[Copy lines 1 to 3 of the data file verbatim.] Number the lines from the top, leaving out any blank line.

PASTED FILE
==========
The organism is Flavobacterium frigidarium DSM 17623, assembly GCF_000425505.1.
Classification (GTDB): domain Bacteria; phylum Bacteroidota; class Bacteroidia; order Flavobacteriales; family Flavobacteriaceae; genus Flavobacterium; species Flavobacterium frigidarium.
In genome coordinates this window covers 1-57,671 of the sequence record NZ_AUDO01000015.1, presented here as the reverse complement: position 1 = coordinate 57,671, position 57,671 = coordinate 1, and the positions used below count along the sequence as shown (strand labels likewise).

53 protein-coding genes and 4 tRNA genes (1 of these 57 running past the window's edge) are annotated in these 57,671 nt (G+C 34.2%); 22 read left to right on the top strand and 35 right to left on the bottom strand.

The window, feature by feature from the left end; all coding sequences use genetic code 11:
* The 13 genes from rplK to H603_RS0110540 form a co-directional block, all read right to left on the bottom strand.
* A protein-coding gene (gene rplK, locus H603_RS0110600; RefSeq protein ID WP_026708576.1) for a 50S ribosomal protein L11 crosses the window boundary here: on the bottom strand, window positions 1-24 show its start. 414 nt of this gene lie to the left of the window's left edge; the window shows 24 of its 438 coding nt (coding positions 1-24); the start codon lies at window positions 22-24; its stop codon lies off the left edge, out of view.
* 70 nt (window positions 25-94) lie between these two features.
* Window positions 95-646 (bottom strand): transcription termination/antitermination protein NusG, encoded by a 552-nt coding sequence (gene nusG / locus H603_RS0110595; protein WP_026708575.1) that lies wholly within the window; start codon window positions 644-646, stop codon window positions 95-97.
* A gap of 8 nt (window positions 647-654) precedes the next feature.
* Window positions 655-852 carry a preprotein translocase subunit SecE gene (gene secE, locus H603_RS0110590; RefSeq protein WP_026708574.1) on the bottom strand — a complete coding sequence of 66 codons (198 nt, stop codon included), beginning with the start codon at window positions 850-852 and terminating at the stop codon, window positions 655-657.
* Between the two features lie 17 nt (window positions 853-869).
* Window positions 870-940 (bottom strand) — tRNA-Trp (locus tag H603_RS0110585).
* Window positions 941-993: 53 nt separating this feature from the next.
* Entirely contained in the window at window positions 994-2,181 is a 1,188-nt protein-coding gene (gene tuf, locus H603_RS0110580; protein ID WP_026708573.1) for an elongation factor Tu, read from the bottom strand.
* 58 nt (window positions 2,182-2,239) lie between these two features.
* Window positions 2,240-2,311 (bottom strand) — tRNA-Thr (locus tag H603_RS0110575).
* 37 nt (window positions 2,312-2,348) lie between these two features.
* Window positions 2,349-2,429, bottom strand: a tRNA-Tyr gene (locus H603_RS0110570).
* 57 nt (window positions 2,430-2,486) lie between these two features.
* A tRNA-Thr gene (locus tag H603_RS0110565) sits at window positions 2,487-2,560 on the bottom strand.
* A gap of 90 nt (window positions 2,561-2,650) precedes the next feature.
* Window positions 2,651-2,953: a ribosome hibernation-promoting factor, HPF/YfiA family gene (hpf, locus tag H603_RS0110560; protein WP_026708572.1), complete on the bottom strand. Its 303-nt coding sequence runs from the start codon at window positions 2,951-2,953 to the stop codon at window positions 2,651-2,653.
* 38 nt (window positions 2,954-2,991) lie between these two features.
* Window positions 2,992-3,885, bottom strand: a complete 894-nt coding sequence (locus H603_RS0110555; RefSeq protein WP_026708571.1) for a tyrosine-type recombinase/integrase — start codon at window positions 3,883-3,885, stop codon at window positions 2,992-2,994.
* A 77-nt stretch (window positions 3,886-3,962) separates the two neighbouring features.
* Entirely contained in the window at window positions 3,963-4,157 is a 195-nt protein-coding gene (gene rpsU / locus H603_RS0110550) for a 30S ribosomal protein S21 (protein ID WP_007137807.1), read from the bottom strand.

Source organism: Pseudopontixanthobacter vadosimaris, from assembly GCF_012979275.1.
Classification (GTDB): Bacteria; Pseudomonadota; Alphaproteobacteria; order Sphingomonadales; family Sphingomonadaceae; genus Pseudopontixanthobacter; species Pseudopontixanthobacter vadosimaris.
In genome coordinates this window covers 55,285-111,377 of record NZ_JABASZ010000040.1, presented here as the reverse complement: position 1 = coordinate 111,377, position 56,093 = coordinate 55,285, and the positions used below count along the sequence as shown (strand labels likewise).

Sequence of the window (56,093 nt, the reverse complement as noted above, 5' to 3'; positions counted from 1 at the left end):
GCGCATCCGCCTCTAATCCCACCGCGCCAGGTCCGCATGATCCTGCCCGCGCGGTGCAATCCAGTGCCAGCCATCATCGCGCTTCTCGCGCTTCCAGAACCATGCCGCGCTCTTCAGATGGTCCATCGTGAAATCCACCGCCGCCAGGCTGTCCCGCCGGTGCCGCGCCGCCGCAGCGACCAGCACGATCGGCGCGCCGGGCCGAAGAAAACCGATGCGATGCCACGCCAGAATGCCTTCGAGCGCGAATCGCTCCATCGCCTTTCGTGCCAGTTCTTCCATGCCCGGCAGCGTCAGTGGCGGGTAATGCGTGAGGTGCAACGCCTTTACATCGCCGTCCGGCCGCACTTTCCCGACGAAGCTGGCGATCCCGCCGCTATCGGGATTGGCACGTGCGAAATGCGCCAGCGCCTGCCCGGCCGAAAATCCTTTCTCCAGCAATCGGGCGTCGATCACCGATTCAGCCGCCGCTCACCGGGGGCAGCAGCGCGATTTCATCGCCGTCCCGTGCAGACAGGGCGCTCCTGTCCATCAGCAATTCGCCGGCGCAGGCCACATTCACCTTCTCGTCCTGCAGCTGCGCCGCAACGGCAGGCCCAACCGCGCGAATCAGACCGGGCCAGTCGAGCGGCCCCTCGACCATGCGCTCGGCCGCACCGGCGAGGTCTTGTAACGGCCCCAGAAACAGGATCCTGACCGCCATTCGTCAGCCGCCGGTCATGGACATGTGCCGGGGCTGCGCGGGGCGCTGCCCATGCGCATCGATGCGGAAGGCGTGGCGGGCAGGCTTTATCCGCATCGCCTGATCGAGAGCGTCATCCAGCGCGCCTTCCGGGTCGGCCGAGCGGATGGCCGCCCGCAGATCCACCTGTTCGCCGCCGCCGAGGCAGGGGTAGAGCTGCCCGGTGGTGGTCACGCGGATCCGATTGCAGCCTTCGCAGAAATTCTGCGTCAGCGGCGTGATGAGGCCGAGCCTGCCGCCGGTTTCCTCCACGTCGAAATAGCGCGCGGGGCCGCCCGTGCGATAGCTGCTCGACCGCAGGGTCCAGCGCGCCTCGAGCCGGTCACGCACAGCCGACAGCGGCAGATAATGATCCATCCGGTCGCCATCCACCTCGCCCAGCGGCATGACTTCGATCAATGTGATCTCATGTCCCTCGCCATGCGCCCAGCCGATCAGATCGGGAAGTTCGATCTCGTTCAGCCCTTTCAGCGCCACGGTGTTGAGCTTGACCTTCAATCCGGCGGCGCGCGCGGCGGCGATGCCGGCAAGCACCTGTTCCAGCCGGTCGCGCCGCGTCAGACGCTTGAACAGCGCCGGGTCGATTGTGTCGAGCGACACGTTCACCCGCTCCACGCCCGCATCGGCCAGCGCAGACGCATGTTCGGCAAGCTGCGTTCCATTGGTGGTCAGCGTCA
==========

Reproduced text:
The organism is Flavobacterium frigidarium DSM 17623, assembly GCF_000425505.1.
Classification (GTDB): domain Bacteria; phylum Bacteroidota; class Bacteroidia; order Flavobacteriales; family Flavobacteriaceae; genus Flavobacterium; species Flavobacterium frigidarium.
In genome coordinates this window covers 1-57,671 of the sequence record NZ_AUDO01000015.1, presented here as the reverse complement: position 1 = coordinate 57,671, position 57,671 = coordinate 1, and the positions used below count along the sequence as shown (strand labels likewise).